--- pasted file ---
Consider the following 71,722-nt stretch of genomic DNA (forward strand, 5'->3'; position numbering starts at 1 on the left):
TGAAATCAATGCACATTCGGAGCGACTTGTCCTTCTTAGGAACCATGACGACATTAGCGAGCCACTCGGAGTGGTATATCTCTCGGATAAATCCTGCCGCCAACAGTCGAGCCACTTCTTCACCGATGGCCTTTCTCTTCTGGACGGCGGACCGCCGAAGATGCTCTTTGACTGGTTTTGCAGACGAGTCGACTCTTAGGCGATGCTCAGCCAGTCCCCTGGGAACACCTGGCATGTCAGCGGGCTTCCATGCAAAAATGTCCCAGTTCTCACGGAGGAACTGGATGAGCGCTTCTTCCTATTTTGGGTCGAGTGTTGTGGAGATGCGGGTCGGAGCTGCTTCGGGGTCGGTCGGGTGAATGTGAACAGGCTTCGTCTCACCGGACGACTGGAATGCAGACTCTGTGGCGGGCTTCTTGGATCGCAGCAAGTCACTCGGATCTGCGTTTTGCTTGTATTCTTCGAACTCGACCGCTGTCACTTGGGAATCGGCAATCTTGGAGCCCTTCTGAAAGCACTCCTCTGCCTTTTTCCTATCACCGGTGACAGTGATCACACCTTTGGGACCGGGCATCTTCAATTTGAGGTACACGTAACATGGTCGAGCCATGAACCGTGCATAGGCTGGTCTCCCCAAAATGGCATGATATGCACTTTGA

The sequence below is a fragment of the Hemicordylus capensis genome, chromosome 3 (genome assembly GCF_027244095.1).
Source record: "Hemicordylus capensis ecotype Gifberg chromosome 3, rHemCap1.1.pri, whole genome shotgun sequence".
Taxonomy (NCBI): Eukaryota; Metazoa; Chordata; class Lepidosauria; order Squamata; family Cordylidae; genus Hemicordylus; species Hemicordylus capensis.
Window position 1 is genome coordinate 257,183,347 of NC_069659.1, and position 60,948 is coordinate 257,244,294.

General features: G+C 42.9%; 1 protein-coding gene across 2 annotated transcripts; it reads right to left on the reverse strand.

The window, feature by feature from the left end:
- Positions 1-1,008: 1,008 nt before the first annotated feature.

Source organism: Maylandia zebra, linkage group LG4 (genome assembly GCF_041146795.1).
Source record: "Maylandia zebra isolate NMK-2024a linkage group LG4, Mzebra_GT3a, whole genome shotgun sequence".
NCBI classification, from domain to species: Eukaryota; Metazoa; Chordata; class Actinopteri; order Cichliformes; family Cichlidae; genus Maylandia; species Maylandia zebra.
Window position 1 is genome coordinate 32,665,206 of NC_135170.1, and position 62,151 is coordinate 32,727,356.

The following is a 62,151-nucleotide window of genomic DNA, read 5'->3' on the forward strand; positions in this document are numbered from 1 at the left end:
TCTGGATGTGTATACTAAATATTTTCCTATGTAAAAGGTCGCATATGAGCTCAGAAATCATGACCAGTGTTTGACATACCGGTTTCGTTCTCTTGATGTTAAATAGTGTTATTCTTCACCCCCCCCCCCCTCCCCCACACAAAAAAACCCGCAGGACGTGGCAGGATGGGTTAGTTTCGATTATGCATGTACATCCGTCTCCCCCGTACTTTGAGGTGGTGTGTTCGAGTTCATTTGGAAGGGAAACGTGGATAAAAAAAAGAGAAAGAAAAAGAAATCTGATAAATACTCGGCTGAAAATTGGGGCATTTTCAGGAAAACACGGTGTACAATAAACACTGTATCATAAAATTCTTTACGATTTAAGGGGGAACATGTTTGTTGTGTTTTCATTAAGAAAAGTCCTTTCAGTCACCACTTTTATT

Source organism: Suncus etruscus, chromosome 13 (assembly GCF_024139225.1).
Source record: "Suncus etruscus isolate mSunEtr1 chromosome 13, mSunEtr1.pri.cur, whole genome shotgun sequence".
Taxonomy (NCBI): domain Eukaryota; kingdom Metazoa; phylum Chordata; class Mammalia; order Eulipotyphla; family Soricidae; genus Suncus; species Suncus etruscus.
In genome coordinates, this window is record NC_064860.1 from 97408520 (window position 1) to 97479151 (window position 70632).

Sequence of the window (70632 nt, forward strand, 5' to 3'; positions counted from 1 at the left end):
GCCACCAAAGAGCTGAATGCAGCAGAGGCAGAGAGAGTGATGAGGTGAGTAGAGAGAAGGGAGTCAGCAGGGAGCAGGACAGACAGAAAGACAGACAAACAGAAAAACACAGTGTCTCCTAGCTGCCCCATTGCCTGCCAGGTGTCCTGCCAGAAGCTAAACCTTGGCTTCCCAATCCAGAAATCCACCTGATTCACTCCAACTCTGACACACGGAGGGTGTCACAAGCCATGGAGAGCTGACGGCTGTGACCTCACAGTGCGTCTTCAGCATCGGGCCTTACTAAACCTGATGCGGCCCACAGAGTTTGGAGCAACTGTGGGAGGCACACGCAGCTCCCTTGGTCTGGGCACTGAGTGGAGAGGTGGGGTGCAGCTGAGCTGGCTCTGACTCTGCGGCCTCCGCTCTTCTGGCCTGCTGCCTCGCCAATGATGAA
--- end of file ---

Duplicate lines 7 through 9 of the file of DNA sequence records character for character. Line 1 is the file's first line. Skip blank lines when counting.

General features: G+C 42.9%; 1 protein-coding gene across 2 annotated transcripts; it reads right to left on the reverse strand.

The window, feature by feature from the left end:
- Positions 1-1,008: 1,008 nt before the first annotated feature.